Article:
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I can relate to growing up in a household and knowing something is not quite right, but not really knowing what was wrong until after we leave.
There’s nothing to be ashamed of, and I’m sure the guilt of wanting to runaway is normal.
One thing you can do for your parents and brothers would be to talk to a social worker and tell them your concerns. Getting them help will have to come from outside resources and also your family has to want help, you cannot force this. Keep talking with your mom and brothers, keeping communications open. Be direct about the illness, and your concerns for them to get help, maybe one of them will listen and reach out for help.
Take care of yourself. AnnieNorCal
Hi Willow, Please don’t feel guilty and please live your life.
I would keep in touch with phone calls and texts or e-mails.
If your parents are gone or your brothers wind up on their own, your brothers will need more support than any individual can offer. The idea to get in touch with a social worker where they live is a good one. Ask the social worker to walk you through a plan for if your brothers need advocacy to connect to resources.
Live peacefully knowing you and your family didn’t cause these illnesses (though mj contributes to mental illness for some people), you cannot be in charge of other adults’ lives, and these illnesses have no cure. Also, maybe look around the area for no-kill cat shelters if the need arises, but just keep that in your back pocket and don’t mention it to the family unless there is a need.
You must live your own life and take care of yourself but you can care about your family, too. However, you cannot solve all problems. You are right to be concerned about care for your siblings once your parents are gone. Try to learn about what care your siblings are getting now. Can you talk to your parents about this? Are they on medication? Who are their doctors (psychiatrist, psychologist, even their GP?) Do they receive Social Security benefits (or are they eligible to)? What support resources are your parents using? No matter what, it would be good to learn as much as you can about SZ. Find a local NAMI Family Support Group. (NAMI.org). If offered, take their no-cost Family-to-Family class. That was the best thing we ever did at the time. There were some in our class who were siblings, as well as other relatives.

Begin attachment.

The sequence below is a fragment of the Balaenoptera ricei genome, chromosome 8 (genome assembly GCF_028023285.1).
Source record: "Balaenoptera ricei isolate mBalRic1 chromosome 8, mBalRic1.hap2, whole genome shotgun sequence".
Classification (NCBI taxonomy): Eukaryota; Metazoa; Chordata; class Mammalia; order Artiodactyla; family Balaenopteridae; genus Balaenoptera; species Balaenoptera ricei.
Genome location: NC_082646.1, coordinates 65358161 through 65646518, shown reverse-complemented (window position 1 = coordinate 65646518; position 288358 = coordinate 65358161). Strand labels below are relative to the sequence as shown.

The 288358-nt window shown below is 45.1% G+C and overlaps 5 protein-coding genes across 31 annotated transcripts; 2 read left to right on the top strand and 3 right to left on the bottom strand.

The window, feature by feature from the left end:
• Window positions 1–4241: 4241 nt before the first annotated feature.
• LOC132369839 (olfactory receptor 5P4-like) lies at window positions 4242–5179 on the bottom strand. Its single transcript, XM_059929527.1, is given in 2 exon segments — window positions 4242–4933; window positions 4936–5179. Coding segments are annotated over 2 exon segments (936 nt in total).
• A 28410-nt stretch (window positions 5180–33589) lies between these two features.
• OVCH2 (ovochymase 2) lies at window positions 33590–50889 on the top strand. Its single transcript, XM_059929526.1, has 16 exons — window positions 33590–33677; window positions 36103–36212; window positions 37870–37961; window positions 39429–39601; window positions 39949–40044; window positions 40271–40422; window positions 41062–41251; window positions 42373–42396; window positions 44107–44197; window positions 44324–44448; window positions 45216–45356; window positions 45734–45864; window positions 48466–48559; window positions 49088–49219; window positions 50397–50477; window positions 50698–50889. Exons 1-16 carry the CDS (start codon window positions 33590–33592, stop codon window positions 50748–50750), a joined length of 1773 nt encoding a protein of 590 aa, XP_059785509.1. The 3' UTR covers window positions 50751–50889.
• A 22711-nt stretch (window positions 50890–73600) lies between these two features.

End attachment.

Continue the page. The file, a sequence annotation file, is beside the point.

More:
You mentioned your parents live in squalor. If there is a safety issue for their health or anyone else who lives there, you may be able to get additional help.
Thank you all so much. That’s all very good and sound advice.
I guess I’m hesitant to contact any social workers right now or have them get involved as I think it would cause way too much of an upset or trauma for my family. They don’t seem to want help, and as I stated, my father is pretty controlling and would be suspicious of outside intervention.
So maybe the best course would be to stay in touch with them and research some of the things mentioned above just in case of an unforeseen emergency type of situation (and to have a plan for the long-run also). I do worry about my dad’s physical health too - and, really, the stability of the family is resting solely on him right now since he’s the only one who drives a vehicle in the family.
Again, thank you for all the advice and support.
I suggest that you live your life separately as you have been for the last 5 years. As you mentioned, they don’t seem to want help. You are a sibling, not a parent, so your role is different. Perhaps your family members are OK with the fact that you can live on your own and would want you to stay that way. There is no reason to feel guilt, you didn’t make this situation, and you can’t solve it either. Of course you feel sad, it is a sad situation. But I don’t think you should let yourself get dragged down into it while your father is able to cope.